SAG also has a rule in its theatrical contracts specifying that producers cannot charge SAG members to be considered for roles. What you have in the casting director workshop syndrome is a trickle-down thing. Producers farm out their casting jobs to freelance casting agents, and the freelancers do the workshop circuit. SAG can go after the producers when these violations occur, however, by the time SAG complaints to the producers work their way down to the casting agent, the movie in question is cast and has become history. In other words, SAG may want to shut down these workshops, but they are chasing a moving target due to the nature of the industry.


The workshops are a self-fulfilling prophecy. As long as actors are willing to write the checks, casting directors, agents and workshop entrepreneurs will cash them. What actors need to know is that if they stop writing the checks, it will actually be good for the industry. Take away the workshops, and the casting agents will have to make a living from actual casting. Go back to that economics lesson again and follow the money. If they have to make it from casting alone, it will cause competition where it ought to be, in casting excellence. The most talented casting agents will survive and prevail, and the ones that can only make money from the workshops and paid-access will fade away.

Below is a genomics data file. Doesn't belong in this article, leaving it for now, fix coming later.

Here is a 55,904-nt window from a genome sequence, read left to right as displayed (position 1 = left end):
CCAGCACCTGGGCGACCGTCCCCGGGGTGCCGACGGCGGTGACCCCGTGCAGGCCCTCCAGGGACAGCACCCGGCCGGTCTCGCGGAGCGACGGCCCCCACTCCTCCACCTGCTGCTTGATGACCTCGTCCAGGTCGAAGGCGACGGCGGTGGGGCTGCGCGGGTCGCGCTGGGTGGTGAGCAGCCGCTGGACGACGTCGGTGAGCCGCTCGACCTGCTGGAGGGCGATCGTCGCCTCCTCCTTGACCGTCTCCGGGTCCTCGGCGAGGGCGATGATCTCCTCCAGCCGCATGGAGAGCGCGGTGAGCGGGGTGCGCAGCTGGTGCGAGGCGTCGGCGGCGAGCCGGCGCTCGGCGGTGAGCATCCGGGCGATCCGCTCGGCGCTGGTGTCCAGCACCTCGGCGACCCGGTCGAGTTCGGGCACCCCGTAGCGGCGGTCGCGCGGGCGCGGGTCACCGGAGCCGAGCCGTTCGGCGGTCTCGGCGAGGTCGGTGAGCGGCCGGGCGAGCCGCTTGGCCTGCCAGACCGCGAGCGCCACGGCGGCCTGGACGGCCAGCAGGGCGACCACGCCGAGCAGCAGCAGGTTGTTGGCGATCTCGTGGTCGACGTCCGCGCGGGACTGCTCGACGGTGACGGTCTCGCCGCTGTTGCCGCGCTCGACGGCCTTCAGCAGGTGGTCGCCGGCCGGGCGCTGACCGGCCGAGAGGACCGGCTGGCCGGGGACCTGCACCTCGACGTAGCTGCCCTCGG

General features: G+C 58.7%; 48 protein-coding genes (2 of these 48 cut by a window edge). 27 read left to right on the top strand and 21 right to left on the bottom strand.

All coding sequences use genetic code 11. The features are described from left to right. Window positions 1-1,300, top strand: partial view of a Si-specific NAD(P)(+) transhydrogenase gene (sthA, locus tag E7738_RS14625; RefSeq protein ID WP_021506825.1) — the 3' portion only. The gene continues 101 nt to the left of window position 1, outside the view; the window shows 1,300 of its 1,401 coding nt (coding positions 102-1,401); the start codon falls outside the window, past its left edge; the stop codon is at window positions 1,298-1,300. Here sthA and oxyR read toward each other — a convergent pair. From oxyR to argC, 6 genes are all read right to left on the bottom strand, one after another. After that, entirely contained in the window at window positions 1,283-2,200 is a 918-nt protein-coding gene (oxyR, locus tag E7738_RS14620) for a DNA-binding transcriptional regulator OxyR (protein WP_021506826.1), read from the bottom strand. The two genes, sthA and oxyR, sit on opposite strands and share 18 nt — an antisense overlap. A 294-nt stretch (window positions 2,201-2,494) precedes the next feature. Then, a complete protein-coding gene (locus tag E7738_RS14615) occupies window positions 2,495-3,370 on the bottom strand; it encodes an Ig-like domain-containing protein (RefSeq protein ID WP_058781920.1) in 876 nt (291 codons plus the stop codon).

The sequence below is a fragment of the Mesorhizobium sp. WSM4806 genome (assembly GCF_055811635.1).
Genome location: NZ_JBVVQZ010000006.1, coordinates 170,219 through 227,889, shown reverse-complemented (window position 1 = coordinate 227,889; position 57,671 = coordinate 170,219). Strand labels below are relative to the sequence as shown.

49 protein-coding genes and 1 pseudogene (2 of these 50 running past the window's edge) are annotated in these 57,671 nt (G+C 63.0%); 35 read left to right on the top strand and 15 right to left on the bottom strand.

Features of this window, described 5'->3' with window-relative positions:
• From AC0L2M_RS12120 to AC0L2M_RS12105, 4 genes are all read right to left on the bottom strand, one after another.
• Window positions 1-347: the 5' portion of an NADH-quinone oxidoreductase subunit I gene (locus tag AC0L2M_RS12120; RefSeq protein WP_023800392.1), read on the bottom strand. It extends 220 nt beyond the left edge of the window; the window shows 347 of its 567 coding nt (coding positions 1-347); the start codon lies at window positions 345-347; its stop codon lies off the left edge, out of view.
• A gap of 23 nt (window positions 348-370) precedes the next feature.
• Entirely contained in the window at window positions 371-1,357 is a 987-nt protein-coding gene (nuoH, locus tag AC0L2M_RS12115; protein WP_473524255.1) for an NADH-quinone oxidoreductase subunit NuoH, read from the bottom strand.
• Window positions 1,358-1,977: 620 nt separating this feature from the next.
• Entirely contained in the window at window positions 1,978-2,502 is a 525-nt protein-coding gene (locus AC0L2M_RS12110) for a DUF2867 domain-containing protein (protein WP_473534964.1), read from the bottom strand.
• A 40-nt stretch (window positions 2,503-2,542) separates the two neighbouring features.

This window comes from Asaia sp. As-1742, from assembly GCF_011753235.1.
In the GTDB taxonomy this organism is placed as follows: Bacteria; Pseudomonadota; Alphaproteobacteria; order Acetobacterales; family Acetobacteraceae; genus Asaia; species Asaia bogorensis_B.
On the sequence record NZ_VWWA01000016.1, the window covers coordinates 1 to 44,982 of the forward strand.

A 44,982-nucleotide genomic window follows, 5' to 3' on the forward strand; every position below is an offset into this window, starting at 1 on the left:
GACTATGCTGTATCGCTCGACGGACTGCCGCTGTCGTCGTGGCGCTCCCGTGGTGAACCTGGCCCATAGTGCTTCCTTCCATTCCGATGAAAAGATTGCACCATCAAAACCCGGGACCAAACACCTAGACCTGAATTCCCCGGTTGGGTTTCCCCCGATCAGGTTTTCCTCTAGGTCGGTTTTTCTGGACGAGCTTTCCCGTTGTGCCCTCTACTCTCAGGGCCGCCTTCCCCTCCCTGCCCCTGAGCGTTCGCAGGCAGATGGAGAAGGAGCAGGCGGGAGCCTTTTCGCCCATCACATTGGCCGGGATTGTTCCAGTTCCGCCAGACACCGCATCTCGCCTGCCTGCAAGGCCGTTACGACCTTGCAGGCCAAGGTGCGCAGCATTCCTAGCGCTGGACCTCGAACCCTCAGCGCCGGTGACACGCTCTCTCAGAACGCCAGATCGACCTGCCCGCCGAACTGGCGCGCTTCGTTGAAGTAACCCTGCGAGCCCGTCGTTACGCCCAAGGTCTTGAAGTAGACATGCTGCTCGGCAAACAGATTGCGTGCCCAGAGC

I’m tossing my hat in the air with a resounding "Hooray!" for Billy DaMota and Roggie Cale and their Web site "Do Not Pay." This is a fight for industry integrity and excellence, and it’s a worthwhile fight. For sure, these guys are swimming upstream, which is all the more reason they deserve our support. DaMota’s fellow casting agents cannot possibly be happy with his efforts, and I suspect he is under a lot of pressure to shut the site down. I hope my readers will help him out and get involved. Check out

-- Ed Hooks

To learn more about Ed Hooks, visit his website at